Etymology
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bequeath (v.)

Old English becweðan "to say, speak to, exhort, blame," also "leave by will;" from be- + cweðan "to say," from Proto-Germanic *kwithan (see quoth). The simple verb became obsolete, but its old, strong past tense survived through Middle English as quoth.

The original sense of "say, utter" died out 13c., leaving the word with only the legal sense of "transfer by legacy." Compare bequest. "An old word kept alive in wills" [OED 1st ed.]. Old English bequeðere meant "interpreter, translator." Related: Bequeathed; bequeathing.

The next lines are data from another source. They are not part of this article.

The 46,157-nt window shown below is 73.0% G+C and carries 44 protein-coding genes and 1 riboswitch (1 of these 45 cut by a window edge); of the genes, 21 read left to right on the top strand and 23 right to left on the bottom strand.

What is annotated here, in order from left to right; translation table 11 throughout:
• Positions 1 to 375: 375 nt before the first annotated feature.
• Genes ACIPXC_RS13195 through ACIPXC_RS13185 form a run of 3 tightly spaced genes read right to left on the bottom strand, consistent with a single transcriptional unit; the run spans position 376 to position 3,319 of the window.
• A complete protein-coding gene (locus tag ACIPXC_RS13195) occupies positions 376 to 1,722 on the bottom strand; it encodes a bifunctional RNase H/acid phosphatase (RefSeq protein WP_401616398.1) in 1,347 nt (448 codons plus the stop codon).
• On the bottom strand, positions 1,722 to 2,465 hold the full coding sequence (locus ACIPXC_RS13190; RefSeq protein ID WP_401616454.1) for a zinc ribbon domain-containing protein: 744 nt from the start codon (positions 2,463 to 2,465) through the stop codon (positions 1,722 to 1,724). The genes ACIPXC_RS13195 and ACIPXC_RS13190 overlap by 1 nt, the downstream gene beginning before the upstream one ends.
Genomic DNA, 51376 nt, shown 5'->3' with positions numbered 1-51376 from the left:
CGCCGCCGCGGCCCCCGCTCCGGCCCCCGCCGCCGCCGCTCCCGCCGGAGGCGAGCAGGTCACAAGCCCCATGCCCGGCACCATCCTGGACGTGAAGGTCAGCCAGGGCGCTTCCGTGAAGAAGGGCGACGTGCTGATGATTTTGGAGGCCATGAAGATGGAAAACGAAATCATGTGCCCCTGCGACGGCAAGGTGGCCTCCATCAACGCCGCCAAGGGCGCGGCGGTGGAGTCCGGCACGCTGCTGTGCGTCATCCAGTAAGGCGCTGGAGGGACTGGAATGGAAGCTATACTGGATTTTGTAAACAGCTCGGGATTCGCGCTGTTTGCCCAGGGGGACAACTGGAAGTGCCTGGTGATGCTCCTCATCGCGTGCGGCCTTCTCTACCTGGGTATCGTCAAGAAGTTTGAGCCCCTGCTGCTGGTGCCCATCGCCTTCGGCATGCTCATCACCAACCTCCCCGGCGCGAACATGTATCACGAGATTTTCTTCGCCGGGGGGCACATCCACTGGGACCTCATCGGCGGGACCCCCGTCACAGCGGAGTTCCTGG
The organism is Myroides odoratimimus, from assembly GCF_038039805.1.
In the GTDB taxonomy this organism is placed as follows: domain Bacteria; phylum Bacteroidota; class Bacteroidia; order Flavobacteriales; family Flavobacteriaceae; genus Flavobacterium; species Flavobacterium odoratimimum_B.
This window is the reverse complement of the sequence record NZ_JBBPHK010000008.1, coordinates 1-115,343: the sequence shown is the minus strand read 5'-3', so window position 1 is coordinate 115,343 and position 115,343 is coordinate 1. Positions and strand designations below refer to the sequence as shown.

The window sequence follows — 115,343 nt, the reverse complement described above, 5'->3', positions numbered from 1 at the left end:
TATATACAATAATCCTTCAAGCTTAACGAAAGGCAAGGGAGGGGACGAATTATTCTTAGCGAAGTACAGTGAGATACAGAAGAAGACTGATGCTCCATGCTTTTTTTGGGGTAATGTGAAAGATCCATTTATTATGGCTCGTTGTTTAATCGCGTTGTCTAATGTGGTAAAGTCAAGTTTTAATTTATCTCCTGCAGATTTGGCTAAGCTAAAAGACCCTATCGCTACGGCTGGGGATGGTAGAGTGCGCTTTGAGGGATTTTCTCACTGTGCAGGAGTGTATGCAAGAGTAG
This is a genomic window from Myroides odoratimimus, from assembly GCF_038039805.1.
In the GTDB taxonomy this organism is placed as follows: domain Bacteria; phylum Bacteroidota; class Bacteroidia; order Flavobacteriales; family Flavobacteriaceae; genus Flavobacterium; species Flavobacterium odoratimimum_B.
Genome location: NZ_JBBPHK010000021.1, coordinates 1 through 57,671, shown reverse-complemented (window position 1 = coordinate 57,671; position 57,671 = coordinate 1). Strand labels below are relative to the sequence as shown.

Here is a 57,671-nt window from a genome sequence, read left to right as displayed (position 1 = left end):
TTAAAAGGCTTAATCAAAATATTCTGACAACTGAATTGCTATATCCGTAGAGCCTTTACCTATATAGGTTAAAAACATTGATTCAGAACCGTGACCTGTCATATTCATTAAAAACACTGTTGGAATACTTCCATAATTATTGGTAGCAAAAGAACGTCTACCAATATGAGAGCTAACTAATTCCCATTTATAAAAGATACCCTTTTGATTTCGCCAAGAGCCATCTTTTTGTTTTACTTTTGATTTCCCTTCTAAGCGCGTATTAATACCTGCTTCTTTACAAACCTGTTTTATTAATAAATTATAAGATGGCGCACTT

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Definitions of bequeath

bequeath (v.)
leave or give by will after one's death;
My aunt bequeathed me all her jewelry
Synonyms: will / leave
From wordnet.princeton.edu